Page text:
APT dependency resolver wants to revert apt itself

If the system had packages that depend on apt like apt-utils, it's possible run into a situation where apt -f install wants to revert apt itself to i386. Aborting and doing another operation apt autoremove will illustrate the reason better:

The following packages have unmet dependencies:
 apt-utils:i386 : Depends: apt:i386 (= 1.4.8) but it is not installed

In such a case, the solution is to temporarily remove apt-utils:i386 from the system, and install apt-utils afterwards. Note: this new apt-utils will be amd64, but once you switch apt to amd64, using the :amd64 suffix will not work.

Apt dependency resolver generates broken solutions

It might happen that apt's resolver emits an unworkable solution:

E: Error, pkgProblemResolver::Resolve generated breaks, this may be caused by held packages.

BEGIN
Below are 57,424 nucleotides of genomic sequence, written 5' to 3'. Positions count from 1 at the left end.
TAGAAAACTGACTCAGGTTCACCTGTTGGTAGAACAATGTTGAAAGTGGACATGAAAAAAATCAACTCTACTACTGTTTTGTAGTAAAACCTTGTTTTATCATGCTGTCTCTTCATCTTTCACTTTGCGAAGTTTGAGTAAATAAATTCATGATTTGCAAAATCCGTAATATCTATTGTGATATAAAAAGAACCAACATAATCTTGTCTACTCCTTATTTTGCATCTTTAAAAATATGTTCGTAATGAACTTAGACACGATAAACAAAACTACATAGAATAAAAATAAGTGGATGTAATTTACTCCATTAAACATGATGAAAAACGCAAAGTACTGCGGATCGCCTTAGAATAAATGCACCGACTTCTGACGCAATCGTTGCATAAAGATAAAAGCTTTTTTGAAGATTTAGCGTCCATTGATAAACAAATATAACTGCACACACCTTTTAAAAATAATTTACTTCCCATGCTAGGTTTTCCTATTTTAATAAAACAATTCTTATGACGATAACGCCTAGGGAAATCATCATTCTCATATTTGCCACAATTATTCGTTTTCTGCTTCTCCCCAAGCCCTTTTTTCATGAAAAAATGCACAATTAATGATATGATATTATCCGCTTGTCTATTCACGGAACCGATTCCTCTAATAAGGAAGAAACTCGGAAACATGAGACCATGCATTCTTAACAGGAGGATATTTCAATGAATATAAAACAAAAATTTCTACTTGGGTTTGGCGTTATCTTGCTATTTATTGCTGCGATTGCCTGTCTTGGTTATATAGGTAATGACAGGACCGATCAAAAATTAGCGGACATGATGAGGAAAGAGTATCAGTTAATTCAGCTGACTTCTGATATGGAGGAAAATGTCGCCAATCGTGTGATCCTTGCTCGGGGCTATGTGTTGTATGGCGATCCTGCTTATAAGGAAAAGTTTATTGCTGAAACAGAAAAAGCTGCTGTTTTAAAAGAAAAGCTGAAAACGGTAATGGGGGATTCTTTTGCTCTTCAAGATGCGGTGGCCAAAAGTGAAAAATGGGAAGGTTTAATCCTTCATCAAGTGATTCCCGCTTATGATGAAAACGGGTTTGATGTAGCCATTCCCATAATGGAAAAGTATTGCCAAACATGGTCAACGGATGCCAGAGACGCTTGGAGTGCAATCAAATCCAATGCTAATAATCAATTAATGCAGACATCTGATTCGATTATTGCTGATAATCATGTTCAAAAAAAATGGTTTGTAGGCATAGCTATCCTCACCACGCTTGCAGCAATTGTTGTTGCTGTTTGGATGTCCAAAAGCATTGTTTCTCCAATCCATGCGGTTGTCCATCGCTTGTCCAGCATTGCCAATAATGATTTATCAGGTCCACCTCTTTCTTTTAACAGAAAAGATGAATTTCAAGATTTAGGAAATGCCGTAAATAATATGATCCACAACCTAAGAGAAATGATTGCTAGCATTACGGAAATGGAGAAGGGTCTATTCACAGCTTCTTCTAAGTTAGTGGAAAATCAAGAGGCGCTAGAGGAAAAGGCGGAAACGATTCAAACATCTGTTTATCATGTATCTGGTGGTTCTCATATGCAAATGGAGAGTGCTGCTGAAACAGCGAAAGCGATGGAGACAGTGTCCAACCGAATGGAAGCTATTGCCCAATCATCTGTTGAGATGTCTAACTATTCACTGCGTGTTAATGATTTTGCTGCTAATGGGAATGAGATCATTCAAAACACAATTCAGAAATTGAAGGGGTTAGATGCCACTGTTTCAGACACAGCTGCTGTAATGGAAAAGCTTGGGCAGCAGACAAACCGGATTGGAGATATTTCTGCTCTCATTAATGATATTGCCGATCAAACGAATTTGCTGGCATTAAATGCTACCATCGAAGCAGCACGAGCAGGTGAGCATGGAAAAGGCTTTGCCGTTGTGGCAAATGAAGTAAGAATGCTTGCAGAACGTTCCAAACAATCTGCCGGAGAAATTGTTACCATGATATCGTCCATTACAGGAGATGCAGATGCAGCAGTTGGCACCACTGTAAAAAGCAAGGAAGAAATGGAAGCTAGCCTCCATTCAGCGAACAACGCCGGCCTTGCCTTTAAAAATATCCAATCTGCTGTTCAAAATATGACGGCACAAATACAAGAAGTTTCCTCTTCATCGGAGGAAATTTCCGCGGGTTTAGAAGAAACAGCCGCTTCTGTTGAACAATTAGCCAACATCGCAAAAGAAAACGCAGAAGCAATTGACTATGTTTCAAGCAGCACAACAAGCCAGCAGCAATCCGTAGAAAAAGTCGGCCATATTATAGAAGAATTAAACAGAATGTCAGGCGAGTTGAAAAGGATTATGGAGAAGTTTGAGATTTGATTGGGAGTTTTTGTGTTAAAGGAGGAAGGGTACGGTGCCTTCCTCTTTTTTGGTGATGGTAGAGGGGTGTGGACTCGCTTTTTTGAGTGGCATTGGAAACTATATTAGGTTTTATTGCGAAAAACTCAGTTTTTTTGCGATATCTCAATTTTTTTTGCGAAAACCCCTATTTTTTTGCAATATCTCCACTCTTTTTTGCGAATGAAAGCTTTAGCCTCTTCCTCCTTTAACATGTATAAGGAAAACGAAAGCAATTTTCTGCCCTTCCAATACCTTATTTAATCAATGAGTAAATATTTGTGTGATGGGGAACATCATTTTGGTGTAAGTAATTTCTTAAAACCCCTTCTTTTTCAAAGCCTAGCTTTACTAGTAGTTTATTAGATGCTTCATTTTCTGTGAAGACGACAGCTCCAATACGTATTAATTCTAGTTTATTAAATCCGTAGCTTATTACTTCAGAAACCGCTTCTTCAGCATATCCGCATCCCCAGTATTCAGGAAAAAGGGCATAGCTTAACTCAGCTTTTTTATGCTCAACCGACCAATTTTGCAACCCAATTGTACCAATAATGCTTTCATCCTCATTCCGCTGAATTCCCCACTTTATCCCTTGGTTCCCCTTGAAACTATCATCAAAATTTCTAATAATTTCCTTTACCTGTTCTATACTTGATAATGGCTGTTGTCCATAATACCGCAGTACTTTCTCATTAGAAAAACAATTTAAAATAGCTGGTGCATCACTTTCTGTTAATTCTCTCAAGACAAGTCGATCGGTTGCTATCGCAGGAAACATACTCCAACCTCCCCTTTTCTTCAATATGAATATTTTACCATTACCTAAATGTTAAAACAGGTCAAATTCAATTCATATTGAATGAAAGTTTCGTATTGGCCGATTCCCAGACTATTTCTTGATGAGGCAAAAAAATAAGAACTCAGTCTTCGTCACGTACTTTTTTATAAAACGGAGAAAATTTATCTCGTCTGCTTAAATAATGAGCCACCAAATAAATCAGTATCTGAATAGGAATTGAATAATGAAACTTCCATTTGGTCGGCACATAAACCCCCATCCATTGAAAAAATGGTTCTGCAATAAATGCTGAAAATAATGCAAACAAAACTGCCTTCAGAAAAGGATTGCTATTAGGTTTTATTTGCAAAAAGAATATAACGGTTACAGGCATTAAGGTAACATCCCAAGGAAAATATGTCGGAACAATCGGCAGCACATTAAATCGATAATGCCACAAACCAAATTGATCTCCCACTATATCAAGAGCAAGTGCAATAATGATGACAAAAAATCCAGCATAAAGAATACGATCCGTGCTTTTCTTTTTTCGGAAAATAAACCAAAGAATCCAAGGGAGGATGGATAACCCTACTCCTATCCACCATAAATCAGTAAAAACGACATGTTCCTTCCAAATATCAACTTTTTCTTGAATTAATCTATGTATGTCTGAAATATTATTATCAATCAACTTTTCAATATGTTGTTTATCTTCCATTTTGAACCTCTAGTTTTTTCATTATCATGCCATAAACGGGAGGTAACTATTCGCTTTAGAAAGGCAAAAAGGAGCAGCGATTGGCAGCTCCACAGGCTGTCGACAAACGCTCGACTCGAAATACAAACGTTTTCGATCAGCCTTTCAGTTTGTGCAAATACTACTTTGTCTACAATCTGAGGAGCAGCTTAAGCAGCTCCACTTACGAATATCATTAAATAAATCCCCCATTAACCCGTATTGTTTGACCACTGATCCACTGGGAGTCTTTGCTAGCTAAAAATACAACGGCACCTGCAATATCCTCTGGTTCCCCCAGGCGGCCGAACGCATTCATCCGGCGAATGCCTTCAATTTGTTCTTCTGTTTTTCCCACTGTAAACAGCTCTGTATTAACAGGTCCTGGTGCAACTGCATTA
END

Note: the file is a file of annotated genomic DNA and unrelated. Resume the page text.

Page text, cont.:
E: Unable to correct dependencies

In this case you can inspect what packages are marked as Broken and decide what to do:

# apt -o Debug::pkgProblemResolver=1 -f install


The KDE desktop environment creates the file ~/.config/Trolltech.conf which contains locations of shared libararies and, more problematic, their architecture. This causes panel widgets to crash. The file can apparently be safely removed or renamed to fix these problems.

iamerican (and possibly others/similar)

Similar to KDE, some package(s) (e.g. iamerican on at least Debian 7.5) may have saved caches/hashes that need updating. E.g. encountered:

$ echo foo | spell
/usr/bin/ispell: Illegal format hash table

corrected with:

# (cd / && umask 022 && dpkg-reconfigure iamerican)

which then caused updating of: /var/lib/ispell/american.hash

Sample cross-grade script

Here is a script to essentially do the above for you. It could do with some work to put in a lot more error checking, but it works OK on a build-essential basic chroot - you may have problems on a more fully-configured real system. Use at your own risk!

# scary script to crossgrade your debian machine between arches.
# usage crossgrade <final-architecture>
set -e

if [ -z "$1" ]; then
  echo "Usage: crossgrade <architecture>  (debian architecture to convert to)"